Definitions

from The American Heritage® Dictionary of the English Language, 5th Edition.

  • noun A fore-and-aft-rigged sailing vessel having at least two masts, with a foremast that is usually smaller than the other masts.
  • noun A large beer glass, generally holding a pint or more.
  • noun A prairie schooner.

from The Century Dictionary.

  • noun A fore-and-aft rigged vessel, formerly with only two masts, but now often with three, and sometimes with four or five.
  • noun A covered emigrant-wagon formerly used on the prairies. See prairie-schooner.
  • noun A tall glass used for liquor, especially lager-beer, and supposed to hold more than an ordinary beer-glass.

from the GNU version of the Collaborative International Dictionary of English.

  • noun U.S. A large goblet or drinking glass, -- used for lager beer or ale.
  • noun (Naut.) Originally, a small, sharp-built vessel, with two masts and fore-and-aft rig. Sometimes it carried square topsails on one or both masts and was called a topsail schooner. About 1840, longer vessels with three masts, fore-and-aft rigged, came into use, and since that time vessels with four masts and even with six masts, so rigged, are built. Schooners with more than two masts are designated three-masted schooners, four-masted schooners, etc. See Illustration in Appendix.

from Wiktionary, Creative Commons Attribution/Share-Alike License.

  • noun nautical A sailing ship with two or more masts, all with fore-and-aft sails; if two masted, having a foremast and a mainmast.
  • noun Australia A glass of beer, of a size which varies between states (Wikipedia).
  • noun US A large goblet or drinking glass, used for lager or ale (Wikipedia).

from WordNet 3.0 Copyright 2006 by Princeton University. All rights reserved.

  • noun a large beer glass
  • noun sailing vessel used in former times

Etymologies

from The American Heritage® Dictionary of the English Language, 4th Edition

[Origin unknown.]

Examples

  • Well, "-- she shrugged her shoulders --" the schooner is at the bottom of the sea.

    Chapter 13

  • Well, "-- she shrugged her shoulders --" the schooner is at the bottom of the sea.

    The Logic of Youth

  • With the aid of a single soldier, by patching together all the three, after eighteen days, he constructed a boat, forty feet in length, and six in breadth, which he termed the schooner Joliba.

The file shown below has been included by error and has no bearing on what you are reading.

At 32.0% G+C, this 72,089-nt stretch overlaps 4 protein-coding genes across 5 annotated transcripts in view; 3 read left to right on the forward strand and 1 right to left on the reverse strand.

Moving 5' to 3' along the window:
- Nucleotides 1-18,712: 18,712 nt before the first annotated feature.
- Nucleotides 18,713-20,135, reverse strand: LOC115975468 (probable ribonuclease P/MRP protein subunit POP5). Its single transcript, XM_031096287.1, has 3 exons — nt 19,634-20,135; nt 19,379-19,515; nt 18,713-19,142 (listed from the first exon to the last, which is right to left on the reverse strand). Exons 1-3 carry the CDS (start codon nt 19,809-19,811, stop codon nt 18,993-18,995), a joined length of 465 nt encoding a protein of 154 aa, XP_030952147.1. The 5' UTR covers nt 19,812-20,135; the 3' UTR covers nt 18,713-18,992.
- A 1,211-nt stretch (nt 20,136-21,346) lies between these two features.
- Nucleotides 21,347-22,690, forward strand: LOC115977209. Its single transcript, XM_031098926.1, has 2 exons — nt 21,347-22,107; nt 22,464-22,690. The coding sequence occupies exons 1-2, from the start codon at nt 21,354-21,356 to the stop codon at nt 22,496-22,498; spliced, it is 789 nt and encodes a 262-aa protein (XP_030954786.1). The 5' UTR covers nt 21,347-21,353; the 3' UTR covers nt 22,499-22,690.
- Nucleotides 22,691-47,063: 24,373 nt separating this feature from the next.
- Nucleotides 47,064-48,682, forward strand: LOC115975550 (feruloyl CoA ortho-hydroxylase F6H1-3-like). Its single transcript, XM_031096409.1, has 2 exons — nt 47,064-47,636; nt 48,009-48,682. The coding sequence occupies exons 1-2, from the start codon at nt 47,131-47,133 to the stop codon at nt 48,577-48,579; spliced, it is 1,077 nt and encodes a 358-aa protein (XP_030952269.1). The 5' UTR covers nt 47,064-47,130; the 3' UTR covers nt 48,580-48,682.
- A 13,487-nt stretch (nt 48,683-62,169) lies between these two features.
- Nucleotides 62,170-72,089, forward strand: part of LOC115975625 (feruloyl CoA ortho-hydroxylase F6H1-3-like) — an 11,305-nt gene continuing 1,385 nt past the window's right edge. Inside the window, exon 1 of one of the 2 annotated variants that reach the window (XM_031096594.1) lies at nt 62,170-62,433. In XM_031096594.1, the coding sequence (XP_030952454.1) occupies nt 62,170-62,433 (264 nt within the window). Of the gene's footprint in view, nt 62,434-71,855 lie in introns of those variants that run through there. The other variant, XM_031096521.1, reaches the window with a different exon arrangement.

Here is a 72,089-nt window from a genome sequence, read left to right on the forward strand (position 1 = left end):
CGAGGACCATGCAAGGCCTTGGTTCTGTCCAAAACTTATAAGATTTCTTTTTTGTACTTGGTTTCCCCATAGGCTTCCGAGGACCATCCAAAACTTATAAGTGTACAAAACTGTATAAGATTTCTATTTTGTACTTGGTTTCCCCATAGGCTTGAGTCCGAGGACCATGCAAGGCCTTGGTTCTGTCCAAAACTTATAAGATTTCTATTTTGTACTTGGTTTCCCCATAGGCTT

Life and Travels of Mungo Park in Central Africa

  • The captain of a bay schooner is supposed to work with his hands just as well as the men.

    Charley's Coup

  • The 100-year-old schooner is the floating home to the scientists and artists of the Cape Farewell project as we move down the west coast of Spitsbergen on our three-week venture.

    Beth Kapusta: DJ Spooky at Monaco Glacier

  • The 100-year-old schooner is the floating home to the scientists and artists of the Cape Farewell project as we move down the west coast of Spitsbergen on our three-week venture.

    Beth Kapusta: DJ Spooky at Monaco Glacier

  • The schooner is "in the water in working condition" but still needs repairs, said the group's intern, David T. McCourt, who recently returned from El Salvador, where the boat is docked awaiting repairs.

    Pearl Coalition aims to tell story of slave revolt, schooner's impact

  • It turns out that the schooner is Russian from Varna, and is called the Demeter.

    Dracula

  • The patrol connects at Fort Ross with a motor schooner from the Western Arctic and with the exchange of passengers, mail and freight, an all Canadian Northwest Passage is completed.

    The Eastern Arctic Patrol

  • The captain of a bay schooner is supposed to work with his hands just as well as the men.

    Charley's Coup

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